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It’s the Lifetime movie you didn’t know you needed—and yes it’s an actual movie, or a “Lifetime original mini-movie.” Mario Lopez stars as a sexy Colonel Sanders in “A Recipe for Seduction,” a 15-minute branded content gem lovingly crafted by the cable network, KFC and Wieden + Kennedy Portland. It offers everything you’d expect out of a soapy, dramatic Lifetime movie, with a side of KFC goodness.
Prepare to be seduced: Swoon over the official poster and enjoy the enthralling trailer.
It has been an emotional year, and it’s no surprise that the world’s top brands have responded to that moment by bringing entertainment and joy to the masses in the form of their holiday ads. From the uplifting and heartfelt to the humorous and irreverent, we rounded up the most enchanting ads of the 2020 holiday season for your festive pleasure.
And speaking of memorable holiday promotions: Ugly Christmas sweaters are so 2019. This year, sport one of these ugly Christmas masks from Canadian retailer Mark’s.
Nielsen is preparing to offer Nielsen One, a new analytics tool that will allow publishers and marketers to transact on a single metric across linear and digital platforms—a significant overhaul of its video measurement. The company says it will change the entire way the industry transacts—at least it will two years from now, when Nielsen One is actually set to roll out.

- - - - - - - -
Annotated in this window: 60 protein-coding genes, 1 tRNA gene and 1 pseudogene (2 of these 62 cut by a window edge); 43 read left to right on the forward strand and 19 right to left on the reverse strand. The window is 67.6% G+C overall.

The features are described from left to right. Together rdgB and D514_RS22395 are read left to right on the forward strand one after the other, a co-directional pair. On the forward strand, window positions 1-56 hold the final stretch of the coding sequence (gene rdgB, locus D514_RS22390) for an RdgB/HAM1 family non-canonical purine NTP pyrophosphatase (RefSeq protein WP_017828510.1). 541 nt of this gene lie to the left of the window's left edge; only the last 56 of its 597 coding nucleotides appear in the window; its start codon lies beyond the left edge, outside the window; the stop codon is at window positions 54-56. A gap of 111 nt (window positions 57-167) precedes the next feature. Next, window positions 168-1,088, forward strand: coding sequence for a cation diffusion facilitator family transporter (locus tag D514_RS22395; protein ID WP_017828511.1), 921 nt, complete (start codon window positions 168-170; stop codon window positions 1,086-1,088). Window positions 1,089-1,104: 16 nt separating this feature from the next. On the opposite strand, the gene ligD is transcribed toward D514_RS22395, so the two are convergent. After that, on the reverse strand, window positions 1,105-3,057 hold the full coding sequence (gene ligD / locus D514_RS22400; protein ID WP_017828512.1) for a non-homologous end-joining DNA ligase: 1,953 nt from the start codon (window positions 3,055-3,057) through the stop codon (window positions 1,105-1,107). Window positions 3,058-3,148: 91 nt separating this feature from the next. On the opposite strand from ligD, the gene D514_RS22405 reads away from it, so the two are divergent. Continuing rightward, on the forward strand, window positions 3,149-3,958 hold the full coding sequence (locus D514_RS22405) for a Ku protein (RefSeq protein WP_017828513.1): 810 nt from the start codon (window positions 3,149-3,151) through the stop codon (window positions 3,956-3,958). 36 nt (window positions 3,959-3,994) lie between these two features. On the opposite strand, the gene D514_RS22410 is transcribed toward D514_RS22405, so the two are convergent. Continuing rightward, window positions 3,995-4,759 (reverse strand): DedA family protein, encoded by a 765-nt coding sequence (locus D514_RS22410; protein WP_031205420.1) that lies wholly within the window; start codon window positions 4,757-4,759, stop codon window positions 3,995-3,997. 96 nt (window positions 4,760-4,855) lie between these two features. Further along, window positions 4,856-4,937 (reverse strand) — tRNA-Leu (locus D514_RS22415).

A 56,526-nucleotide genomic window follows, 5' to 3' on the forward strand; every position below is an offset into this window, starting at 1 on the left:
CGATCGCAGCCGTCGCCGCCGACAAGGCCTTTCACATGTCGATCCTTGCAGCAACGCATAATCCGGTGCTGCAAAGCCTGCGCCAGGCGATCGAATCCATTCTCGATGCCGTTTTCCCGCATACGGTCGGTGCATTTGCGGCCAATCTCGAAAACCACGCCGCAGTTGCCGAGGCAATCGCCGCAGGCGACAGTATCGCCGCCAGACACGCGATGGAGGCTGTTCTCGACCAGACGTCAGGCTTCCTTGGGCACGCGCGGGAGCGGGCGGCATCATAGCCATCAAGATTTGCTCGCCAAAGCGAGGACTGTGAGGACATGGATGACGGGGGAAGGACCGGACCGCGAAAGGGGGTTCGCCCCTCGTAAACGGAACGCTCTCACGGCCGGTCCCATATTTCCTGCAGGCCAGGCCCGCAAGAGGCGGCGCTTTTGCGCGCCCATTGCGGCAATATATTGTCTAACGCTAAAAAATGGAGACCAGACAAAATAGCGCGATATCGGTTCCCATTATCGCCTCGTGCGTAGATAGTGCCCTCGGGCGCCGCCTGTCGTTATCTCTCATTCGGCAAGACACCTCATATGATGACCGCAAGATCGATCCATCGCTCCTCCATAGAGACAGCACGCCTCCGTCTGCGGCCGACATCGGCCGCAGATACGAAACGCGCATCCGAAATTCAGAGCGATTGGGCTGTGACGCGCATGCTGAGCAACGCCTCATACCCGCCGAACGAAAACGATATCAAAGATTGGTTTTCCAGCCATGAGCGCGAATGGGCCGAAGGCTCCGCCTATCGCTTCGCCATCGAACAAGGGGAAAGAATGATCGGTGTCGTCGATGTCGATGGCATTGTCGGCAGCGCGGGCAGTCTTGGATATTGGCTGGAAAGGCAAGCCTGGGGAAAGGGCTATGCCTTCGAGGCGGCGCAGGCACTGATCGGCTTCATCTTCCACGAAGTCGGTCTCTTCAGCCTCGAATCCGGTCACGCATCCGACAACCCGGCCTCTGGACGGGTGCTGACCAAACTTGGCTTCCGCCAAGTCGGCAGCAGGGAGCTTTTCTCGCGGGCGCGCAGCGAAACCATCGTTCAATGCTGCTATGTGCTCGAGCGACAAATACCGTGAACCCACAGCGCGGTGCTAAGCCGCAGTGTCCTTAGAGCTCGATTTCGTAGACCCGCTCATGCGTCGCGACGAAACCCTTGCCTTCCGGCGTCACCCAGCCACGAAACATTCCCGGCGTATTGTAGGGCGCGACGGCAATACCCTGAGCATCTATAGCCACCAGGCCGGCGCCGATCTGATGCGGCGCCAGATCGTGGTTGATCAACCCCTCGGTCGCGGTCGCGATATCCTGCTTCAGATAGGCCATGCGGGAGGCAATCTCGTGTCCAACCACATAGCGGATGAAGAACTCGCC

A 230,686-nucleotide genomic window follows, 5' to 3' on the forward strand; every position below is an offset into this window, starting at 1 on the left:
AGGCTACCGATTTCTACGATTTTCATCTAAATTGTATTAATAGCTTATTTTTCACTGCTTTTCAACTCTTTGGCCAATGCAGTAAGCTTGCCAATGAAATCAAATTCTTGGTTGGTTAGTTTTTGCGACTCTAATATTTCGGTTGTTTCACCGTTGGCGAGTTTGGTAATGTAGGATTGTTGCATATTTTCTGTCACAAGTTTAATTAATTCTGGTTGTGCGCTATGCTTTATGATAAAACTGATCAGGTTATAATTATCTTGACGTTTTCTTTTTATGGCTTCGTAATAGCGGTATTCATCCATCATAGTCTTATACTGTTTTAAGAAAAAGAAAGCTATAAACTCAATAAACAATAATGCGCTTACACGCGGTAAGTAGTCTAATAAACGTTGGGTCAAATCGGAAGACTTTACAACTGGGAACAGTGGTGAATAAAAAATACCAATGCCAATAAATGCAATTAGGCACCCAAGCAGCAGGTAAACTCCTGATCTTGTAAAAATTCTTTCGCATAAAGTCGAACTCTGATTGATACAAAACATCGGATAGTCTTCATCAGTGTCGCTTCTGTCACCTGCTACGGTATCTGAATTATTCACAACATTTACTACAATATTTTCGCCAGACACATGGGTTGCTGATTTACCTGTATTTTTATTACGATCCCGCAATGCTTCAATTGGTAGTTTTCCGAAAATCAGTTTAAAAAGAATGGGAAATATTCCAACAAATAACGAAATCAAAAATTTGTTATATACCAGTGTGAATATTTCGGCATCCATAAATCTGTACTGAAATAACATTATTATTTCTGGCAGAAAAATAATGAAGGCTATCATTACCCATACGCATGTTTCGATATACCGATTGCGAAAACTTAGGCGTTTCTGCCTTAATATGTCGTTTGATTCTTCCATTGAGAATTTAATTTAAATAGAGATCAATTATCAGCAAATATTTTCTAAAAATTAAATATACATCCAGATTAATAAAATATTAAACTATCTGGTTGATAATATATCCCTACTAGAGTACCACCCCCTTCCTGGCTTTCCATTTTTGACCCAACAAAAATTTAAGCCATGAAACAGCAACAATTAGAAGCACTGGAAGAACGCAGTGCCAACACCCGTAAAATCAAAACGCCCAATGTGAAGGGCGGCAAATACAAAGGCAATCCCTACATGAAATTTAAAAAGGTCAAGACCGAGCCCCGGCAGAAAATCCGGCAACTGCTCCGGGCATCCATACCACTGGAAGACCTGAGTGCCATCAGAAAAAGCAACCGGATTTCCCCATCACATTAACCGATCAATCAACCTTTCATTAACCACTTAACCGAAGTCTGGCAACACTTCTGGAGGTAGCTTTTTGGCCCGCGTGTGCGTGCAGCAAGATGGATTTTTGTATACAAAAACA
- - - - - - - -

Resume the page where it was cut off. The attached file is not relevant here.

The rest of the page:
Also in TV and streaming news: Jim Keller, formerly vp, national ad sales at Hulu, is joining Discovery Inc. as evp, digital ad sales and advanced advertising.
Instead of its typical holiday wishes video, Publicis will host a four-day virtual event for its 80,000 employees, featuring fireside chats with the likes of Disney chairman Bob Iger, Microsoft CEO Satya Nadella and Michelle Obama. The event will also include a roadmap for 2021 and launch new initiatives that reinvent its vision and reinforce its commitment to diversity.
A new campaign from Girls Who Code illustrates the impact of women coders by showing how broken the internet would be if all female coders’ contributions vanished. It also emphasizes that only 25^ of computing jobs are held by women.